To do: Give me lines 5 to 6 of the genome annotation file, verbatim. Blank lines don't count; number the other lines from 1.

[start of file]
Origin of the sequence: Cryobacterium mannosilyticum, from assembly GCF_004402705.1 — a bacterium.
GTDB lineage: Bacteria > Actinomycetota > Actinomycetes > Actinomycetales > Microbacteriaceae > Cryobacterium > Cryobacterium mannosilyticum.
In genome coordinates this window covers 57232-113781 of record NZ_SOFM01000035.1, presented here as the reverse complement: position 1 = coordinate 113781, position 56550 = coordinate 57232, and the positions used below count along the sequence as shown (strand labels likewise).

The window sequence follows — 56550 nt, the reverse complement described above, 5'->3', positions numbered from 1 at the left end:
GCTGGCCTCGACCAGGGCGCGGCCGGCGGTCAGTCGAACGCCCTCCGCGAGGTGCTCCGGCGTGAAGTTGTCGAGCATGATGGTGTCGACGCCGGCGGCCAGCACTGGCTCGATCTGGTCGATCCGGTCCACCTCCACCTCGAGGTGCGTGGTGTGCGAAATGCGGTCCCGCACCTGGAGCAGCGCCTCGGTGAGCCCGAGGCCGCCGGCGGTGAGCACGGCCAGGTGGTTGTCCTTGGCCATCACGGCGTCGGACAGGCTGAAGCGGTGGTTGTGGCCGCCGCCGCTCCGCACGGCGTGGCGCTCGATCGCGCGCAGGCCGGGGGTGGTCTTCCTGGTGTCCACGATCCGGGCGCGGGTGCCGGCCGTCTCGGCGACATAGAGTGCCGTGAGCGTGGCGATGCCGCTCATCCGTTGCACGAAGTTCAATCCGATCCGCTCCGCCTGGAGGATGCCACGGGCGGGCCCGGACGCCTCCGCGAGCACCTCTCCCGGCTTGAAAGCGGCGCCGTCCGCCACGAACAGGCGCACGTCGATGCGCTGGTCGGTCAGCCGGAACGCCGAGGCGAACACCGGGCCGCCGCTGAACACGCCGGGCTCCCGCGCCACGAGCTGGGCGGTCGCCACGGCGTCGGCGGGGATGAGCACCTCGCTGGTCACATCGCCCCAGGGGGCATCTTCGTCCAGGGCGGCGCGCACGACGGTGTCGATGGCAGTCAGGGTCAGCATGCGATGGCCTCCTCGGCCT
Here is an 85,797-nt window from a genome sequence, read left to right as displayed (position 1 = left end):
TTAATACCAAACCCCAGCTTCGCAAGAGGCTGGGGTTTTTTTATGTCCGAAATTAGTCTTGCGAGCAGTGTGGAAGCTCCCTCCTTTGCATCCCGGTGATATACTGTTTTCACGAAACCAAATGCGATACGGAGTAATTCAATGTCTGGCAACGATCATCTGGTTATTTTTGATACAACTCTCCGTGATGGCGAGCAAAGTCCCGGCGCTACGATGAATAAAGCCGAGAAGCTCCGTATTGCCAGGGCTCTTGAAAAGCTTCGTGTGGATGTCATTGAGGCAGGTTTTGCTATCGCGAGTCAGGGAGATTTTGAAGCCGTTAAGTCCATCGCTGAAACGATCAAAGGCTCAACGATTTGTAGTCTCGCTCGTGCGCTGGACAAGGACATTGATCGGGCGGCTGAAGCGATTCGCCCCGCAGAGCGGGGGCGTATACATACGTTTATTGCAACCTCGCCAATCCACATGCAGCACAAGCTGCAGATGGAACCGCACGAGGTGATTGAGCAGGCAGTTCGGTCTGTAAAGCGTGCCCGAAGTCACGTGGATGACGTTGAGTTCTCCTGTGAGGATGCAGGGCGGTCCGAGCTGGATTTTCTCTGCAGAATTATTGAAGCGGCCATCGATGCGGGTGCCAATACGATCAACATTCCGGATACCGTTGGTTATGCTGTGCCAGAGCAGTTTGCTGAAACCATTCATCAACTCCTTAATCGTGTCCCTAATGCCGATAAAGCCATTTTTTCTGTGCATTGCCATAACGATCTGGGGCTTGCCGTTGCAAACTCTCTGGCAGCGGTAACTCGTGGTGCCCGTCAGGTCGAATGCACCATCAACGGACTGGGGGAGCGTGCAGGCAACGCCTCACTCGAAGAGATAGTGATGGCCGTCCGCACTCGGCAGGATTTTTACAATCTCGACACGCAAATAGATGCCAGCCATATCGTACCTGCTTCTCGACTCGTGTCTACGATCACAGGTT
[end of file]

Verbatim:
GCTGGCCTCGACCAGGGCGCGGCCGGCGGTCAGTCGAACGCCCTCCGCGAGGTGCTCCGGCGTGAAGTTGTCGAGCATGATGGTGTCGACGCCGGCGGCCAGCACTGGCTCGATCTGGTCGATCCGGTCCACCTCCACCTCGAGGTGCGTGGTGTGCGAAATGCGGTCCCGCACCTGGAGCAGCGCCTCGGTGAGCCCGAGGCCGCCGGCGGTGAGCACGGCCAGGTGGTTGTCCTTGGCCATCACGGCGTCGGACAGGCTGAAGCGGTGGTTGTGGCCGCCGCCGCTCCGCACGGCGTGGCGCTCGATCGCGCGCAGGCCGGGGGTGGTCTTCCTGGTGTCCACGATCCGGGCGCGGGTGCCGGCCGTCTCGGCGACATAGAGTGCCGTGAGCGTGGCGATGCCGCTCATCCGTTGCACGAAGTTCAATCCGATCCGCTCCGCCTGGAGGATGCCACGGGCGGGCCCGGACGCCTCCGCGAGCACCTCTCCCGGCTTGAAAGCGGCGCCGTCCGCCACGAACAGGCGCACGTCGATGCGCTGGTCGGTCAGCCGGAACGCCGAGGCGAACACCGGGCCGCCGCTGAACACGCCGGGCTCCCGCGCCACGAGCTGGGCGGTCGCCACGGCGTCGGCGGGGATGAGCACCTCGCTGGTCACATCGCCCCAGGGGGCATCTTCGTCCAGGGCGGCGCGCACGACGGTGTCGATGGCAGTCAGGGTCAGCATGCGATGGCCTCCTCGGCCT
Here is an 85,797-nt window from a genome sequence, read left to right as displayed (position 1 = left end):